Four miles from Salonica are hot baths, the waters are only lukewarm; (..) these are probably those baths
fom which Thessalonica was first called Therma, and gave the name of
of Thermaicus to this great bay, which is now called the bay of Salonika; the city being situated about the north east corner of it. (..) Thessalonica is said to have its name from its foundress Thessalonica,
sister of Alexander the great.
Richard Pococke - A Description of the East, and Some Other Countries - 1745
Aerial view: 1) Acropolis, later the Muslim quarter; 2) White Tower (the Christian quarter lay between this tower and the Acropolis); 3) Jewish quarter; 4) Roman Market; 5) Rotunda (Mausoleum of Emperor Galerius)
(October 1807) Salonica, as the Italians and English name this
city, is by the Turks called Selanik and by the Greeks Thessaloniki.
Being situated in great part upon
the declivity of a hill rising from the extremity of
that noble basin at the head of the Thermaic gulf (..) and being surrounded by lofty whitened walls, of which the whole extent, as well as
that of the city itself, is displayed to view from
the sea, it presents a most imposing appearance
in approaching on that side.
William Martin Leake - Travels in northern Greece - 1835
Thessalonica was founded in 315 BC by Cassander, King of Macedonia, who enlarged an existing settlement known as Thermae and gave it the name of his wife, stepsister of Alexander the Great, who was so called to celebrate a victory (nike) over Thessaly, a region south of Mt. Olympus.
Thessalonica acquired importance in 148 BC when it became the capital of the newly established Roman province of Macedonia. The Romans built Via Egnatia, a major road which linked the city with the Adriatic coast of Albania and from there through Brindisi and Via Appia to Rome (the main street of today's Thessalonica is Odos Egnatia). Roman Thessalonica consisted of an acropolis which was located south-east of a small bay, of a lower town with a large market and of the harbour which was further inland compared to the current coastline; this layout was very similar to that of Smyrna (today's Izmir). These two ports of the Aegean Sea have in common some recent events; they both experienced a very destructive fire (Thessalonica in 1917, Smyrna in 1922) and they both were greatly affected by the 1923 exchanges of population between Greece and Turkey: Thessalonica lost its Turkish citizens, Smyrna the Greek ones.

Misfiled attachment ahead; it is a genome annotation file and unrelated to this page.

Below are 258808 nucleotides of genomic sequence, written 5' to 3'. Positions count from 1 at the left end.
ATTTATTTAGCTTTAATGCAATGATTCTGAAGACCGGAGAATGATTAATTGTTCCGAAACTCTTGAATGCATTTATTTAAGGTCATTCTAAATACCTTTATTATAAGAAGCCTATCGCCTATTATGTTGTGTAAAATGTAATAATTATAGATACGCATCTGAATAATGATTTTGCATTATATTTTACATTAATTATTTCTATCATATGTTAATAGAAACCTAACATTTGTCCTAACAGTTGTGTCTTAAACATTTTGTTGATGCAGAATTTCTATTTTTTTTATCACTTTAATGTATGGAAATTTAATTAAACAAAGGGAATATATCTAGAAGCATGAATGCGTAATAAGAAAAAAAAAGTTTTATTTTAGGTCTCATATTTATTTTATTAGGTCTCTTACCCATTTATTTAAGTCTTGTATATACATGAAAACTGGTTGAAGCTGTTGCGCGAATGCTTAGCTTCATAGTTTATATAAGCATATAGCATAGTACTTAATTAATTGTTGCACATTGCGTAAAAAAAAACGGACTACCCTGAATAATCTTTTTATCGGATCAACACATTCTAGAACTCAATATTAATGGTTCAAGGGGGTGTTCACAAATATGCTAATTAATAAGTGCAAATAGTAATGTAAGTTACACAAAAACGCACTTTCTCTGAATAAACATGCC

After the 1917 fire Thessalonica was rebuilt and it significantly developed becoming the second largest city of Greece and its main manufacturing and trading centre; in recent years during excavations aimed at replacing small buildings with larger ones, remains of the Roman town were unearthed. They consist of a double portico which surrounded a large rectangular square having at one end an odeon, a small covered theatre; they are thought to have been built in the late Ist century AD.
Arch of Emperor Galerius
There are in the city some few remains of antiquity; one of
the principal is a very grand triumphal arch much ruined, but in the perfection of the sculpture, and costness of the work, it seems to
rival any arch that remains; it consisted of three arches built of brick
and cased with marble. (..) One member of the cornish under the spring
of the arch is worked with one row of leaves like the Corinthian
order: There were niches in the fronts between the arches. (..) It is probable, that the upper part
was adorned in proportion to the rest, but whatever ornaments there
were they are now destroyed; as the arch seems to be low in proportion, it may be conjectured that there was another compartment of
reliefs also covered by the earth. The shops and houses are built about
it in such a manner, that it was difficult to take the measures, especially
of the middle arch. Pococke
The gate at the eastern end of the town, which had two smaller lateral arches annexed to it, now destroyed, consists of two piers 14 feet square, faced with stone, which were covered on all sides with a double range of figures in low relief, representing the sieges, battles, and triumphs of a Roman Emperor. (..) The arch which rests upon the piers is still more deprived of its facing, and is now a mere mass of Roman tile and mortar. Zosimus seems to give some support to the tradition which attributes this monument to Constantine. Leake
The most imposing monuments of Roman Thessalonica belong to the early IVth century when Galerius set his residence in the city; he was a general of Emperor Diocletian who in 293 was appointed Caesar (a sort of junior emperor in the frame of the Tetrarchy system) and married Valeria, Diocletian's daughter. He became Emperor in 305.